The Rs missed an opportunity to display the kind of forbearance they want from Dems. And they proved it’s still wise to choose your battles.
Sherry Robinson photo
© 2019 NEW MEXICO NEWS SERVICES 2-11-19
20,000 people each year find mineral magnificence at Mining Museum
By Harold Morgan
New Mexico Progress
We talk a lot about the New Mexico landscape -- the surface, that is. And we talk a lot about the sky, the clarity of the light, the sunsets.
But we don’t talk much about what is under the surface. That figures. Mostly we can’t see what is under the surface.
The Mineral Museum at the Bureau of Geology on the campus of the New Mexico Tech addresses this matter. The museum has an amazing collection, observed my wife on our recent Socorro visit. She toured the museum while I dug into the uranium mine files of economic geologist Virginia McLemore. The collection is outrageous, she said, (in a positive sense) with the color and the shapes. Overwhelmed by the dazzle, the requirement for viewing became focusing on each item.
The 5,000 mineral specimens (rocks to most of us) in the main gallery come from all over the world. Mostly they represent New Mexico. Around 20,000 people visit each year. The total collection is more than 19,000, including 89 meteorites, says curator Kelsey McNamara, whose job places her in charge of the collections. McNamara’s other title is, X-ray Diffraction Lab manager.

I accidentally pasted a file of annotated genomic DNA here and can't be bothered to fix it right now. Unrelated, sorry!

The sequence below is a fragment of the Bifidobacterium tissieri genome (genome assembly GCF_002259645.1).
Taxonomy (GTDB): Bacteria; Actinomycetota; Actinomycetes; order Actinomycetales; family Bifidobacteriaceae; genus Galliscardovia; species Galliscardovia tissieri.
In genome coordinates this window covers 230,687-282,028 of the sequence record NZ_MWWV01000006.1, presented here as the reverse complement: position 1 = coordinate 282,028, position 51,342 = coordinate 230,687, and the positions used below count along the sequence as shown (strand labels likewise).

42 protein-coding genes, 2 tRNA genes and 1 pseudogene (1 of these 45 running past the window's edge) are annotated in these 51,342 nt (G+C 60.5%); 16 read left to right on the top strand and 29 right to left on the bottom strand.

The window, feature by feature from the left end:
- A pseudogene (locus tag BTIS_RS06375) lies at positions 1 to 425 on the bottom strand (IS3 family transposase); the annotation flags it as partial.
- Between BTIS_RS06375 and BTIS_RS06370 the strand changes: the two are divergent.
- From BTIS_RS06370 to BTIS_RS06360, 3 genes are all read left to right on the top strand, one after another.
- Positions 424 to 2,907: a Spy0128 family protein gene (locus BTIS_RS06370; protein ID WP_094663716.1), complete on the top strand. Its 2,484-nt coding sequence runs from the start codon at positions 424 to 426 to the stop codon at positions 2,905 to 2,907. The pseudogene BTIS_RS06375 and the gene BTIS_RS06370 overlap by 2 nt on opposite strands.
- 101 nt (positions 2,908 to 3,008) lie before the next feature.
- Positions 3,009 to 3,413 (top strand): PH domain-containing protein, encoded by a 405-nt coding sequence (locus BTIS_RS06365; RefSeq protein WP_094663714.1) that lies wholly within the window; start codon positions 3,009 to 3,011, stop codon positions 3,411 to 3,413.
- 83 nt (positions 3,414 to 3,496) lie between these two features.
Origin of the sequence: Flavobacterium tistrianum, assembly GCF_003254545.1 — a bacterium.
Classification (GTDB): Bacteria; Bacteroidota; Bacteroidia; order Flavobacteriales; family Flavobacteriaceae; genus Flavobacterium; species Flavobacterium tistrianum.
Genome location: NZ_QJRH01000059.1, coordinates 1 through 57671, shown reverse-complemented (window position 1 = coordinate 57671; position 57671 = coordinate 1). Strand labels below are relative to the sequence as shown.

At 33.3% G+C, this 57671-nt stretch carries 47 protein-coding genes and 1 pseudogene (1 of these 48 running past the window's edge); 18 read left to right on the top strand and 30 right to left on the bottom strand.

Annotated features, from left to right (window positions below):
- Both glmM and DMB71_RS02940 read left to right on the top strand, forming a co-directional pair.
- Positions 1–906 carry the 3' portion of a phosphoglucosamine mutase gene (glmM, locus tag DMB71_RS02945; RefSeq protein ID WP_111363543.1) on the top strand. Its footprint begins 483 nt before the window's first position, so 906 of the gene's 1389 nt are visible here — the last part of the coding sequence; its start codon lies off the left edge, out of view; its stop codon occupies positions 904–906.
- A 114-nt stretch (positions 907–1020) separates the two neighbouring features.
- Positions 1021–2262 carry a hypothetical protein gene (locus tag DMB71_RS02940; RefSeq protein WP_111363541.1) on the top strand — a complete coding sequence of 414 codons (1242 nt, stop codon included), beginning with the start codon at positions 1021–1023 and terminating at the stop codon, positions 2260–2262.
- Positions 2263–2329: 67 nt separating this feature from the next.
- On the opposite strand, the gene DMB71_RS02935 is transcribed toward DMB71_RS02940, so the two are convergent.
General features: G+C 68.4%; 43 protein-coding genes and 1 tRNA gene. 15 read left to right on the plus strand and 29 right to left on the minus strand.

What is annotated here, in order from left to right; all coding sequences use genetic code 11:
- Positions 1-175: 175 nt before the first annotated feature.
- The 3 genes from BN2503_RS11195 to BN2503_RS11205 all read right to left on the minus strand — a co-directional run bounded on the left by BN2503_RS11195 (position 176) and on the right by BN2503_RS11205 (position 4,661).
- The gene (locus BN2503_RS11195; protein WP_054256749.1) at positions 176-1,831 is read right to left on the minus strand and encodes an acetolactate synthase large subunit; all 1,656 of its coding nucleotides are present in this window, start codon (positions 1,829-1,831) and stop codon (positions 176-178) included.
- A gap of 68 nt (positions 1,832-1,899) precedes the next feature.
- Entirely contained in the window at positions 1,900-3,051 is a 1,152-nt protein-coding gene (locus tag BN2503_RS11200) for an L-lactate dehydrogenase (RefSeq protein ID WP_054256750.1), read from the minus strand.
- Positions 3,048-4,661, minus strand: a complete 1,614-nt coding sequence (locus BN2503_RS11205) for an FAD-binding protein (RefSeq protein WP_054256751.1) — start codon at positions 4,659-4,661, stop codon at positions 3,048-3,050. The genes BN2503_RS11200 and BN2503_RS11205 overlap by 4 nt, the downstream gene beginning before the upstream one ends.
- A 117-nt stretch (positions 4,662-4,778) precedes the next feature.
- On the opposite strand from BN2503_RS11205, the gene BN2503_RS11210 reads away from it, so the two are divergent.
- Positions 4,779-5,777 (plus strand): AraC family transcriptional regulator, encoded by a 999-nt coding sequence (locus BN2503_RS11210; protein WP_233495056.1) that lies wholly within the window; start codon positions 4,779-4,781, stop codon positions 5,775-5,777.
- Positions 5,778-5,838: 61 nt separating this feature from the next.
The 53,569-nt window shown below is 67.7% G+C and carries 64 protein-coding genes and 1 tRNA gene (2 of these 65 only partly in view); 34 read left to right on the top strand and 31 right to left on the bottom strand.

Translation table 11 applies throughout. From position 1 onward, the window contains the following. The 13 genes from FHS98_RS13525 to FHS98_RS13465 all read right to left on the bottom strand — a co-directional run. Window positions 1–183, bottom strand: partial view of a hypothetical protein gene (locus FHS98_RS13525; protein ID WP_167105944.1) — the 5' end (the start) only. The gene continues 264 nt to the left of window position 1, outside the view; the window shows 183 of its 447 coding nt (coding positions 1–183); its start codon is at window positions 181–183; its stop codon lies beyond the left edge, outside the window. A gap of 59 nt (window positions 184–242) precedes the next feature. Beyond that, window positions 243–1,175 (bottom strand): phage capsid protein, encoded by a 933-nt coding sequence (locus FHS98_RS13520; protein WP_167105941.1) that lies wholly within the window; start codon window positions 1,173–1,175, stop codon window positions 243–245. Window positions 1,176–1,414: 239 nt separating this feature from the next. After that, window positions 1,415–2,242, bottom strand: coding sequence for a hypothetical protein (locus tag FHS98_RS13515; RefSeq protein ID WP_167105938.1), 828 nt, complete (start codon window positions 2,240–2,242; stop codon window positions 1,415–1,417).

The home of the bureau and the museum is Headen Center, a three-story, 85,000-square-foot building opened in 2015. Across the atrium from the museum is the publications store, a money-making operation endangering the wallet of any map lover.
While putting the bureau building where it is might have been a function of a vacant site, the building also is the first Tech building seen by visitors coming to the campus.
Giving any one specimen the title of “most wonderful” is certainly a judgment call, but a 30-pound piece of Smithsonite from the Kelly Mine near Magdalena would be in the running for its size, color and history.
The mineral world apparently likes Smithsonite. The website minfind.com displays 19 specimens and lists 19 dealers in the United States and Europe. Smithsonite, the internet tells us, is named for James Smithson, founder of the Smithsonian Institution. It is zinc, which is found in the body and used in making brass.
The Smithsonite specimen, discovered around 1890, was donated to the museum in 1928 after a fire destroyed the initial collection, McNamara says.
Finding minerals isn’t a walk in the park, nor is it a stroll across a mesa and discovering a rock. People who are devoted to discovering minerals work at it.
Donations are a principle source of new specimens for the museum. So is money. Cash donations allow museum staff to attend events such as the annual Tucson Gem and Mineral Show, which bills itself modestly as “the largest, oldest and most prestigious gem and mineral show in the world.” The show, handy to Socorro, offers opportunities to enhance the museum collection.
For other collections, at San Juan College in Farmington, the School of Energy has the Sherman Dugan Museum of Geology, an excellent collection of fossils and minerals. The University of New Mexico in Albuquerque offers the Silver Family Geology Museum, which is part of the Department of Planetary and Earth Sciences.
In the museum world, attendance is perhaps the big non-financial measure of success. That 20,000 or so annually find the Mineral Museum from I-25 testifies both to the quality of the museum and the broader interest in minerals. More so when it happens without support from outlets such as the state Department of Cultural Affairs website, which touts the state historic sites, some of which attract far fewer people.